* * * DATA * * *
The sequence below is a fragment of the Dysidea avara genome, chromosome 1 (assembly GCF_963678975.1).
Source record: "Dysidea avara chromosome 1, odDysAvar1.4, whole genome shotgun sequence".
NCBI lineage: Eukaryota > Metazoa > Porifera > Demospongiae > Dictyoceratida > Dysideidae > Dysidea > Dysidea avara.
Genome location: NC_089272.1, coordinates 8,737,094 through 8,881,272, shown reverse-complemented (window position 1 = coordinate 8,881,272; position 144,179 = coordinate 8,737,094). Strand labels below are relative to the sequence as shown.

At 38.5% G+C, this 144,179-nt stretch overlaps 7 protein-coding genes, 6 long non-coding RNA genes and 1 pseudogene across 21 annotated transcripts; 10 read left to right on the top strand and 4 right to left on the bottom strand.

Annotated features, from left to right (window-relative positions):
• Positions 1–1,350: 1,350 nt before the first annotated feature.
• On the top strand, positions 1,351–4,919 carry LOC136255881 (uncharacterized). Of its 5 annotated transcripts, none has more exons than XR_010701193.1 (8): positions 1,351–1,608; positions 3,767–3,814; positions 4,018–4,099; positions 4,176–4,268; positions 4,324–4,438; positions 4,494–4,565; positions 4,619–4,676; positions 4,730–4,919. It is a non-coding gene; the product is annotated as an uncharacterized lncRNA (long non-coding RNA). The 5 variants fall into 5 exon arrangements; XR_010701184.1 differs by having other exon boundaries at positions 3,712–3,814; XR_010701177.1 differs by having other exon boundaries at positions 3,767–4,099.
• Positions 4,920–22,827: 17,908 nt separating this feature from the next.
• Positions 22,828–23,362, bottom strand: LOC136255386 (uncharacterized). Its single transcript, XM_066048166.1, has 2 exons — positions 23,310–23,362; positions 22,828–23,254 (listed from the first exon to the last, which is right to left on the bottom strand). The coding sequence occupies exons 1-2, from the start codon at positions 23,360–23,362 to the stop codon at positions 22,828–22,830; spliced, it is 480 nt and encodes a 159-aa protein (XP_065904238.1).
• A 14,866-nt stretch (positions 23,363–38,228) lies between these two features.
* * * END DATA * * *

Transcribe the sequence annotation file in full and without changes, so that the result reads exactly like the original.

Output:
The sequence below is a fragment of the Dysidea avara genome, chromosome 1 (assembly GCF_963678975.1).
Source record: "Dysidea avara chromosome 1, odDysAvar1.4, whole genome shotgun sequence".
NCBI lineage: Eukaryota > Metazoa > Porifera > Demospongiae > Dictyoceratida > Dysideidae > Dysidea > Dysidea avara.
Genome location: NC_089272.1, coordinates 8,737,094 through 8,881,272, shown reverse-complemented (window position 1 = coordinate 8,881,272; position 144,179 = coordinate 8,737,094). Strand labels below are relative to the sequence as shown.

At 38.5% G+C, this 144,179-nt stretch overlaps 7 protein-coding genes, 6 long non-coding RNA genes and 1 pseudogene across 21 annotated transcripts; 10 read left to right on the top strand and 4 right to left on the bottom strand.

Annotated features, from left to right (window-relative positions):
• Positions 1–1,350: 1,350 nt before the first annotated feature.
• On the top strand, positions 1,351–4,919 carry LOC136255881 (uncharacterized). Of its 5 annotated transcripts, none has more exons than XR_010701193.1 (8): positions 1,351–1,608; positions 3,767–3,814; positions 4,018–4,099; positions 4,176–4,268; positions 4,324–4,438; positions 4,494–4,565; positions 4,619–4,676; positions 4,730–4,919. It is a non-coding gene; the product is annotated as an uncharacterized lncRNA (long non-coding RNA). The 5 variants fall into 5 exon arrangements; XR_010701184.1 differs by having other exon boundaries at positions 3,712–3,814; XR_010701177.1 differs by having other exon boundaries at positions 3,767–4,099.
• Positions 4,920–22,827: 17,908 nt separating this feature from the next.
• Positions 22,828–23,362, bottom strand: LOC136255386 (uncharacterized). Its single transcript, XM_066048166.1, has 2 exons — positions 23,310–23,362; positions 22,828–23,254 (listed from the first exon to the last, which is right to left on the bottom strand). The coding sequence occupies exons 1-2, from the start codon at positions 23,360–23,362 to the stop codon at positions 22,828–22,830; spliced, it is 480 nt and encodes a 159-aa protein (XP_065904238.1).
• A 14,866-nt stretch (positions 23,363–38,228) lies between these two features.